Yes, I have beeen a shocked and nasty and embittered voice on this issue … but what I see nationally, state-wide, county-wide and here in the city is a total lack of creativity and clear thinking on the part of the goverment and our elected representatives.

    It’s business as usual, save the system … although a few old leaf-bearing limbs may be hacked off in the negotiations … but above all, save the system, save our powerbase, save how we finance it all.

    Everyone points up the chain starting with council, who points to the mayor, who points to the city manager, who points to the township and the county, who point to the state and the state who points to Washington. “Nice job, Brownie!” is all I can say to all of you.

    And I’ll add the poly sci faculty at EMU to this group, who teach the system, consult with the system and appear willing to defend it against all odds AND against the will of the people. Wait till Tuesday evening.

    I apologize to the mayor and the public housing people who I spoke poorly to … but my feelings haven’t changed.

    Water Street will happen. Ed Koryzno and the young planners and zoners we have working for the city are super class. Growth is continuing downtown, despite these silly election battles … witness two new stores opening up (Fashions, Gift/Cards) … and Ave Maria site is back on the rolls!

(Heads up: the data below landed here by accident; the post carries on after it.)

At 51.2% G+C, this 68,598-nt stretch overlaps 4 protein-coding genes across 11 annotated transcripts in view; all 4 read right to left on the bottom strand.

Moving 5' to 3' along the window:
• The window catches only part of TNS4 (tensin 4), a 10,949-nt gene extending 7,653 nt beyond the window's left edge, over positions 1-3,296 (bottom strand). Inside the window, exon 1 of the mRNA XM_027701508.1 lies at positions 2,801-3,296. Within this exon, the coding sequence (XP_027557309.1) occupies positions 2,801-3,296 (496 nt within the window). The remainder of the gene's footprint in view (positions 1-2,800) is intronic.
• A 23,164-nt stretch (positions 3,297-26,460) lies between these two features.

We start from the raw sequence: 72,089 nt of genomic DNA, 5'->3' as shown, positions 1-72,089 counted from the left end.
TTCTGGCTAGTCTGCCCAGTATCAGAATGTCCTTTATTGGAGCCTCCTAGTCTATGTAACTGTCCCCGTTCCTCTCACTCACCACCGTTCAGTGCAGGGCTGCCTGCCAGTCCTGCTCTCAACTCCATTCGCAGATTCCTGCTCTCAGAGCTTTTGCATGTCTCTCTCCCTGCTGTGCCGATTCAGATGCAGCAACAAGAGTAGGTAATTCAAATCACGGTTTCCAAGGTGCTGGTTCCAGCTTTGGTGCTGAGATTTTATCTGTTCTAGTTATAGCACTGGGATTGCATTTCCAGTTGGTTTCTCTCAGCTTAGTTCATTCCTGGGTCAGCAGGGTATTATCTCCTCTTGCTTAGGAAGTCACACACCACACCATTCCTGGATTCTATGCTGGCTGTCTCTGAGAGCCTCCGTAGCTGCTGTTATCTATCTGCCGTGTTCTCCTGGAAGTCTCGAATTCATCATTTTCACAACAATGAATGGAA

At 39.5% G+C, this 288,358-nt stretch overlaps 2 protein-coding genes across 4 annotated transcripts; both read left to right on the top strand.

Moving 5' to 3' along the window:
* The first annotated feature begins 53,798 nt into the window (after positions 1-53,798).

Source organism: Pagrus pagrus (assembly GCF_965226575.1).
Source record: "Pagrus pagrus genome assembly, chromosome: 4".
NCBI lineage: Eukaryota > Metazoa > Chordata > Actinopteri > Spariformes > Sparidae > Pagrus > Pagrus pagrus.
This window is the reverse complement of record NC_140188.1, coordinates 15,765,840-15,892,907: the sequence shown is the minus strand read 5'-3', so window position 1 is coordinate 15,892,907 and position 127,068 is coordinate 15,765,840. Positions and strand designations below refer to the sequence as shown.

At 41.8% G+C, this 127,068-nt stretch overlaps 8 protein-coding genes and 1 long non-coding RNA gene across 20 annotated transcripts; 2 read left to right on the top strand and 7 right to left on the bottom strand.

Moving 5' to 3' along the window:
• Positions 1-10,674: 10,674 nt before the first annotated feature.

To answr all of the above questions … I may vote NO, but if the city needs help, then take fire and police reductions off the table and craft a better salvage plan for me to vote on.

    I will LOAN the city $21 a month at the current Fed Funds rate if they need it, but I won’t give it up as a tax (even though it’s deductible). I don’t need the state deduction, but I DO need the income. I’ll loan them more at that rate.

    I will gladly pay the truee total cost for any city service … $20 to stop for leaf pickup or limbs … $3-5 for a one-way bus ride to Ann Arbor (saving gas, parking, cost of owning a car! wow!) … increased fees for permits, inspections etc. SURE! $5 to get into the Heritage Festival (as long as the food quality improves) … stronger enforcement of parkland restorations by Festival Sponsors with hefty rehab penalties (my Riverside Park STILL looks like the Taliban were there). Pay as you go.

    The OLD way of thinking is subsidies. I’ve heard all the arguements about how big the USA is and how we neeeeed to subsidize roads, rail, air … all that. Everybody wants a subsidy. Who WOULDN’T! Those days are over. If a business or other service cannot survive without a subsidy …there’s the FIRST cut we make in Ypsilanti.